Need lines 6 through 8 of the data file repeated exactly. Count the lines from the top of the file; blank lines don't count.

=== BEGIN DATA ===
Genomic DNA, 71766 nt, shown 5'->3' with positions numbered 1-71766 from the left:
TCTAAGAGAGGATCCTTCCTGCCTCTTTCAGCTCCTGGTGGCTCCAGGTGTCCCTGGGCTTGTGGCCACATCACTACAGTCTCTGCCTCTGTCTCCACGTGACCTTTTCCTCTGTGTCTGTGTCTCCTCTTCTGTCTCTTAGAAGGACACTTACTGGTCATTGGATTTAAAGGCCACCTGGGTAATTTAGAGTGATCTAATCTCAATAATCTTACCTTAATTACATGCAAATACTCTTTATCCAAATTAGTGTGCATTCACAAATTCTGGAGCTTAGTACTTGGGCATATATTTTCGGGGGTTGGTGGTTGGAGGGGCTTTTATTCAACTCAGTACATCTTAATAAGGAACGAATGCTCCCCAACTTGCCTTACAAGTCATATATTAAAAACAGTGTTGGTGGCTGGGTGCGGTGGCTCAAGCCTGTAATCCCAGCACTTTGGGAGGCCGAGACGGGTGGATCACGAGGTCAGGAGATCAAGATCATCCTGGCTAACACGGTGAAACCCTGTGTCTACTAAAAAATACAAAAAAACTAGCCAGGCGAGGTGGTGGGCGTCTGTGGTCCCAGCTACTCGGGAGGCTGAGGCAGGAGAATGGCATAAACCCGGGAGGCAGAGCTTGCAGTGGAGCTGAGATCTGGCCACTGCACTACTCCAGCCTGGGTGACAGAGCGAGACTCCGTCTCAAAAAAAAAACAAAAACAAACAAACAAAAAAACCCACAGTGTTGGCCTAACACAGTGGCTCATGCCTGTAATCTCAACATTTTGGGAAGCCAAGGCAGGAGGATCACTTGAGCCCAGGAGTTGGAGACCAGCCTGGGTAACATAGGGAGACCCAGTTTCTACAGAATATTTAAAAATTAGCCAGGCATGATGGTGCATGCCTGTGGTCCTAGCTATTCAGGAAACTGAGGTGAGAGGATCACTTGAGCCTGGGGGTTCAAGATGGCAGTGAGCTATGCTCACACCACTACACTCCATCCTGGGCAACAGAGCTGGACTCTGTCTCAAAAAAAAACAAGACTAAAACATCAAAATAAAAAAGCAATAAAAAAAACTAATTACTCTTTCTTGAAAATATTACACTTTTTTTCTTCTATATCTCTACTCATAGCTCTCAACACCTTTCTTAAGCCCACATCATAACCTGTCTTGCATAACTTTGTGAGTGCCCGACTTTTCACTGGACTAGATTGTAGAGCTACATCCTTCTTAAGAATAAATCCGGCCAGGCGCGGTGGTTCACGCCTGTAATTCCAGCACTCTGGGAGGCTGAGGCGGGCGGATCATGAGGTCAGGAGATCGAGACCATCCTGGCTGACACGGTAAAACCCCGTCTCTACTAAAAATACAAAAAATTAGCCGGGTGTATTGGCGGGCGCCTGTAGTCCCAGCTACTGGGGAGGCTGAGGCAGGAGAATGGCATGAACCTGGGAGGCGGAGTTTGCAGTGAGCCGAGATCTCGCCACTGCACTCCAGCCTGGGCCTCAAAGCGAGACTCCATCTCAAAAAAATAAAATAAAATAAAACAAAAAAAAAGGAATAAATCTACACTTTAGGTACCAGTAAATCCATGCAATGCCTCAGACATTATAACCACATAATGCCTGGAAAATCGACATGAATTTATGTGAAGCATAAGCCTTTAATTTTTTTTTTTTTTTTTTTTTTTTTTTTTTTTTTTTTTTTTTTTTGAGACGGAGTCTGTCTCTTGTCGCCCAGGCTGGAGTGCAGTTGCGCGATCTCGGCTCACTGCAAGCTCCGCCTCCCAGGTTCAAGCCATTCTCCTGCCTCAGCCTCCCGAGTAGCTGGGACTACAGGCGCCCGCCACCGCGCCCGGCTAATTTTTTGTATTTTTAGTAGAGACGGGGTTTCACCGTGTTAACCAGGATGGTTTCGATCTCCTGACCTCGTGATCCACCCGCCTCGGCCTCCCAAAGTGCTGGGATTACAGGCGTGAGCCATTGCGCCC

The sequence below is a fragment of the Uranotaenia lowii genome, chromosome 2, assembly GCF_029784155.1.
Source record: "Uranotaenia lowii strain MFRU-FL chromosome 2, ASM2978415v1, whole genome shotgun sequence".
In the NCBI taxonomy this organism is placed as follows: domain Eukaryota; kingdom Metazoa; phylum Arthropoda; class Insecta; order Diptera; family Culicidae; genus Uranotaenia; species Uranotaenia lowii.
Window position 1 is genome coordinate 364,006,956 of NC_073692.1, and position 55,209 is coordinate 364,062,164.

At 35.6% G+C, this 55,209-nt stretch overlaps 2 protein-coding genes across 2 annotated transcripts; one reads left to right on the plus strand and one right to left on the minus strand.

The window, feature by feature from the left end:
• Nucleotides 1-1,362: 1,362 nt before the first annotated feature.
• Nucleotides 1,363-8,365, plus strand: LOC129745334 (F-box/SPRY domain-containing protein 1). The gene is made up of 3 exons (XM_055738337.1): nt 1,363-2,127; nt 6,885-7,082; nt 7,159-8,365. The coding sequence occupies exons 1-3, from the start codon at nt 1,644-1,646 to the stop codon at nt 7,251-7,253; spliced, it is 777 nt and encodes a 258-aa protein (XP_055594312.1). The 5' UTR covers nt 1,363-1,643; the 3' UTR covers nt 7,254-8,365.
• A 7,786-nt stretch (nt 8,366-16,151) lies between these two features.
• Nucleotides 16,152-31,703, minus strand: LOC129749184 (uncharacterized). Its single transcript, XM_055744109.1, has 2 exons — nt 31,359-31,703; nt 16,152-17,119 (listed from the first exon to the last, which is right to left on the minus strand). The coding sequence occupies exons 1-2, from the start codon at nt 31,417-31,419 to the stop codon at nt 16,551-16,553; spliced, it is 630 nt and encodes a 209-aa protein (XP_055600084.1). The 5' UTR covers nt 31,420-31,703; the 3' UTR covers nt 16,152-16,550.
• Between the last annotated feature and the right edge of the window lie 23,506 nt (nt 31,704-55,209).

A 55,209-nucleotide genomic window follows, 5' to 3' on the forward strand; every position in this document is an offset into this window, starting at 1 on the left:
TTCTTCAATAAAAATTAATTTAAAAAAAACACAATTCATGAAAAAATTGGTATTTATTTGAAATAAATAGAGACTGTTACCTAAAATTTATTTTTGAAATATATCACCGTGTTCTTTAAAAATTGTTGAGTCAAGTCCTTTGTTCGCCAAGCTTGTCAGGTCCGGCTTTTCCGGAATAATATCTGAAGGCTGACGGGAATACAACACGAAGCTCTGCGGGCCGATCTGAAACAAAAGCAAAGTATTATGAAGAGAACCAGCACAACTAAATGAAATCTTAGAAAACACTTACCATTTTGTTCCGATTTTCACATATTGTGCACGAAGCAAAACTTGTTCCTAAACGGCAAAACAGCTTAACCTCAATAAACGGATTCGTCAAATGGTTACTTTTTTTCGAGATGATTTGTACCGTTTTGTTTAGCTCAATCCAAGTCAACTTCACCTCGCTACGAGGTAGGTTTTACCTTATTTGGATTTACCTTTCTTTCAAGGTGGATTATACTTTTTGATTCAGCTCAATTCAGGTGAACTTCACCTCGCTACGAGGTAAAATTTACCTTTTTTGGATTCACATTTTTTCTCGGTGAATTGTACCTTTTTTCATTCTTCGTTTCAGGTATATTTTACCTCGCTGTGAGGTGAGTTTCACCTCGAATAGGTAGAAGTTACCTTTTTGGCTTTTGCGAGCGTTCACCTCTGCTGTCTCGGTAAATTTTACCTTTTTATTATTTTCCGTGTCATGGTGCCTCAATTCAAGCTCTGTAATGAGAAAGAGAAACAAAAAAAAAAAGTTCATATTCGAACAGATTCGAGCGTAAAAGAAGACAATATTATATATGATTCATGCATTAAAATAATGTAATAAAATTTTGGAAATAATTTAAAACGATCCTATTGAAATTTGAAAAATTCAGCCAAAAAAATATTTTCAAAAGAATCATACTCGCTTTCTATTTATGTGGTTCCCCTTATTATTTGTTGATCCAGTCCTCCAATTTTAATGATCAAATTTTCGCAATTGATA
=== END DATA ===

Window position 1 is genome coordinate 364,006,956 of NC_073692.1, and position 55,209 is coordinate 364,062,164.

At 35.6% G+C, this 55,209-nt stretch overlaps 2 protein-coding genes across 2 annotated transcripts; one reads left to right on the plus strand and one right to left on the minus strand.

The window, feature by feature from the left end: